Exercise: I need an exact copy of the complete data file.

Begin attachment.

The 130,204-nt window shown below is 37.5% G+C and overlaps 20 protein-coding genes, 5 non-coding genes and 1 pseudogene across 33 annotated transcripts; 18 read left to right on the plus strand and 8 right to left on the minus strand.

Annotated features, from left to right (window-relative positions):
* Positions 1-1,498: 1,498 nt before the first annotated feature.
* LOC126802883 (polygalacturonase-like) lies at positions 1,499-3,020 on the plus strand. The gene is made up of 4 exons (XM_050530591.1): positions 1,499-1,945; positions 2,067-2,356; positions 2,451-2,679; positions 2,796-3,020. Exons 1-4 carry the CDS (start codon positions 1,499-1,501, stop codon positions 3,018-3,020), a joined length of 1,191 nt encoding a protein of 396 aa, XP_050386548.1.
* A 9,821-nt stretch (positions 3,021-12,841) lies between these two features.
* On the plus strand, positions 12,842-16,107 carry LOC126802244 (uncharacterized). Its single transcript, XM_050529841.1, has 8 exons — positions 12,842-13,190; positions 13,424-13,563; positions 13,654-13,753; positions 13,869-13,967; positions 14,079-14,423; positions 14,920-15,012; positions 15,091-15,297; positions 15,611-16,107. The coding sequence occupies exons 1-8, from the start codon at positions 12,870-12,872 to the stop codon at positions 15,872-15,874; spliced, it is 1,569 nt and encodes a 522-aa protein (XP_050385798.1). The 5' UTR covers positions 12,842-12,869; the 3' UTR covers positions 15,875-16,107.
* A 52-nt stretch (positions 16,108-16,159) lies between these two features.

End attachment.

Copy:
The 130,204-nt window shown below is 37.5% G+C and overlaps 20 protein-coding genes, 5 non-coding genes and 1 pseudogene across 33 annotated transcripts; 18 read left to right on the plus strand and 8 right to left on the minus strand.

Annotated features, from left to right (window-relative positions):
* Positions 1-1,498: 1,498 nt before the first annotated feature.
* LOC126802883 (polygalacturonase-like) lies at positions 1,499-3,020 on the plus strand. The gene is made up of 4 exons (XM_050530591.1): positions 1,499-1,945; positions 2,067-2,356; positions 2,451-2,679; positions 2,796-3,020. Exons 1-4 carry the CDS (start codon positions 1,499-1,501, stop codon positions 3,018-3,020), a joined length of 1,191 nt encoding a protein of 396 aa, XP_050386548.1.
* A 9,821-nt stretch (positions 3,021-12,841) lies between these two features.
* On the plus strand, positions 12,842-16,107 carry LOC126802244 (uncharacterized). Its single transcript, XM_050529841.1, has 8 exons — positions 12,842-13,190; positions 13,424-13,563; positions 13,654-13,753; positions 13,869-13,967; positions 14,079-14,423; positions 14,920-15,012; positions 15,091-15,297; positions 15,611-16,107. The coding sequence occupies exons 1-8, from the start codon at positions 12,870-12,872 to the stop codon at positions 15,872-15,874; spliced, it is 1,569 nt and encodes a 522-aa protein (XP_050385798.1). The 5' UTR covers positions 12,842-12,869; the 3' UTR covers positions 15,875-16,107.
* A 52-nt stretch (positions 16,108-16,159) lies between these two features.